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Writing code that is portable across Amiga-like OS's


  • Endianness: If you want to target AROS, which can run on x86, you need to ensure you don't depend on the in-memory structure of types larger than 1 byte. For example this means never casting a long to char[4]. It also means being careful about how you read/write binary data from/to disk, or the files you write may not be possible to move over to other systems. FIXME: Macros to handle this efficiently in the default case.
  • Test on at least AmigaOS 3.1. AROS, MorphOS and the various incarnations of AmigaOS are all mostly backwards compatible with 3.1, or try to. If you test on 3.1 frequently you are likely to run into far fewer compatibility issues with the other platforms (of course ideally you'd test on all the ones you want to support all the time)
  • Verify library availability and fall back when possible. For functionality that is not vital, make use of the fact that AmigaOS libraries are loaded “manually” to check for their existence and instead of refusing to run, warn the user about what functionality will not be available if they don't install a specific library. Good practice is to ask the user whether or not to suppress the warning in the future, and save/remember that choice.
  • Keep in mind the vast performance disparity between slow classics, OS4 machines and AROS which may run on high end x86 boxes - test on the slowest machines you want to target, and add progress indicators when/where appropriate.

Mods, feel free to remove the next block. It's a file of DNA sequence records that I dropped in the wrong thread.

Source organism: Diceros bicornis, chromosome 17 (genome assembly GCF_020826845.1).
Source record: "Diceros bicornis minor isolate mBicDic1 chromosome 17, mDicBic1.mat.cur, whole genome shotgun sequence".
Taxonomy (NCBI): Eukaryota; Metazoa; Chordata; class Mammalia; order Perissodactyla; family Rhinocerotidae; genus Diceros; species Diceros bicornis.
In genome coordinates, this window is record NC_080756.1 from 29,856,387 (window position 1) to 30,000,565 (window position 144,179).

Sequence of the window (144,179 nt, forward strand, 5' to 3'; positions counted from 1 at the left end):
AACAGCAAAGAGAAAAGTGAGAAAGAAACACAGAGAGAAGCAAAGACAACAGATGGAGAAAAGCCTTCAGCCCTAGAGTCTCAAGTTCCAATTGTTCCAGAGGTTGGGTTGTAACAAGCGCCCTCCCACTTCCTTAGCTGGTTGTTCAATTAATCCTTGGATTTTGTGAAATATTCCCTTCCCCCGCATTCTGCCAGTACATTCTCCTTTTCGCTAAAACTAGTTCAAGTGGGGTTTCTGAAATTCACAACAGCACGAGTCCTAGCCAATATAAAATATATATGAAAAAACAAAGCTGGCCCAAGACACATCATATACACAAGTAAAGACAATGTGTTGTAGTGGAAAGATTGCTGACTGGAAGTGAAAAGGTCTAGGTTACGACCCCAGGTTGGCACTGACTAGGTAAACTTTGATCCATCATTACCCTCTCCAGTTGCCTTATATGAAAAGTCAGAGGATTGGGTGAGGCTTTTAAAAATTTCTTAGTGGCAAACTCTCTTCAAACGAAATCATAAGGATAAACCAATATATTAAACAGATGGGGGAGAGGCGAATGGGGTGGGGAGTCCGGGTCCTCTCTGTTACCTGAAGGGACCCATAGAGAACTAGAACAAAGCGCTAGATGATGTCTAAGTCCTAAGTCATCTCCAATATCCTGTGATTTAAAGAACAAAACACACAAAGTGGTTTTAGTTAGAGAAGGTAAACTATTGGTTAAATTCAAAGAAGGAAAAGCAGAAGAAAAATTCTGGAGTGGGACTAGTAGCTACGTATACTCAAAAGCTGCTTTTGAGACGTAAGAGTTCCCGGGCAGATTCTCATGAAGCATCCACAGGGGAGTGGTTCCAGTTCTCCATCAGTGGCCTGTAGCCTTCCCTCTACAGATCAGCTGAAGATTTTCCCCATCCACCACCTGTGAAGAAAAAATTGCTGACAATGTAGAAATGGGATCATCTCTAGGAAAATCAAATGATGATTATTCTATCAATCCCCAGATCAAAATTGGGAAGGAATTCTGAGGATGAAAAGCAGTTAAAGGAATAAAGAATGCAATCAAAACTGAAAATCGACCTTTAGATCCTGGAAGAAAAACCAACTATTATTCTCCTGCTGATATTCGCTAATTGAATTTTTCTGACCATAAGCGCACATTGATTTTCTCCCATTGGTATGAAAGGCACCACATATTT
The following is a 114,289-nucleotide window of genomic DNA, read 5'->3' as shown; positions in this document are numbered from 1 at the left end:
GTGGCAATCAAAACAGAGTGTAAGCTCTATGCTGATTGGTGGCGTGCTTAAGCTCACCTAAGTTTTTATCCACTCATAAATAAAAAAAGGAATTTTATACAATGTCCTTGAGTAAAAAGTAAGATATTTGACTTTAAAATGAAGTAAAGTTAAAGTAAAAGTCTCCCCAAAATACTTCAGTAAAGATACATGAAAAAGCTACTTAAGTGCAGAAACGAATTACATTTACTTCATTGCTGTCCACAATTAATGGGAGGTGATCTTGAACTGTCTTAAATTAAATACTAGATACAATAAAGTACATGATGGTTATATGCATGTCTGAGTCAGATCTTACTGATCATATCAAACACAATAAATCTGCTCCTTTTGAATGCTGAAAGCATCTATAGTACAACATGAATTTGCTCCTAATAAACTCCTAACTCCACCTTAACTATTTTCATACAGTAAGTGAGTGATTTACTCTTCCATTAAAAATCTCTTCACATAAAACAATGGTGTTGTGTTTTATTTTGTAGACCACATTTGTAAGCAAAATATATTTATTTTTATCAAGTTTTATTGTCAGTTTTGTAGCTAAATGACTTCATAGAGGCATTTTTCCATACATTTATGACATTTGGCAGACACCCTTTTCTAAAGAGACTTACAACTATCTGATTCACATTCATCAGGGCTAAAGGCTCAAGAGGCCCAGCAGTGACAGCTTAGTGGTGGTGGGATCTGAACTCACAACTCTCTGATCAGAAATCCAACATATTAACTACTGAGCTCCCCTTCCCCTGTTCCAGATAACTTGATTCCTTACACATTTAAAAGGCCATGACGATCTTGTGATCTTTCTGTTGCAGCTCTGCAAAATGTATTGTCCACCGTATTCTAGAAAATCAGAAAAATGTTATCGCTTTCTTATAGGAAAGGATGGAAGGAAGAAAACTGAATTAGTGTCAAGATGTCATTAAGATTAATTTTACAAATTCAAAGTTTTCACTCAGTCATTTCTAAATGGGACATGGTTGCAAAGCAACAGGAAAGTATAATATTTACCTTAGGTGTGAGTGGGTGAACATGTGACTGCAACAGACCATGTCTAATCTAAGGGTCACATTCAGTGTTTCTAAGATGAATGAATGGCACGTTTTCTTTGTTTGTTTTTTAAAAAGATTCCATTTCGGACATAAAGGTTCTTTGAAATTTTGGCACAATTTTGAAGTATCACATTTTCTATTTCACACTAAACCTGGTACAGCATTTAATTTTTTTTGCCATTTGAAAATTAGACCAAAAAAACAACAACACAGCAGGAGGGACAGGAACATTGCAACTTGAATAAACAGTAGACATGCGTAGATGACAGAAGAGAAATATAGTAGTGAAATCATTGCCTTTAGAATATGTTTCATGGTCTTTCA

• Keep in mind that if you target older/unexpanded classics, the number of colors your application will have to work with may be *very* limited and the screen resolution may be very low. Verify that the user interface remains usable with as few colours and small screens as may be reasonable on the smallest classic you target.
  • Isolate any assembler hacks in specific locations, and if possible write C (or whatever other language you prefer) fallbacks for other platforms.

Key library availability / differences

  • MUI: 4.0 on MorphOS. 3.8 on AmigaOS. Zune (clone, somewhat incomplete) on AROS. On AOS4, the native GUI is ReAction.

TODO: Table of the most important differences.


* SDI Tools A set of header files that hides a lot of compiler differences for the Amiga * Guide to portable Amiga programming (English version; PDF) * Guide to portable Amiga programming (French version; PDF)

portability.txt · Last modified: 2011/03/20 16:05 by vidarh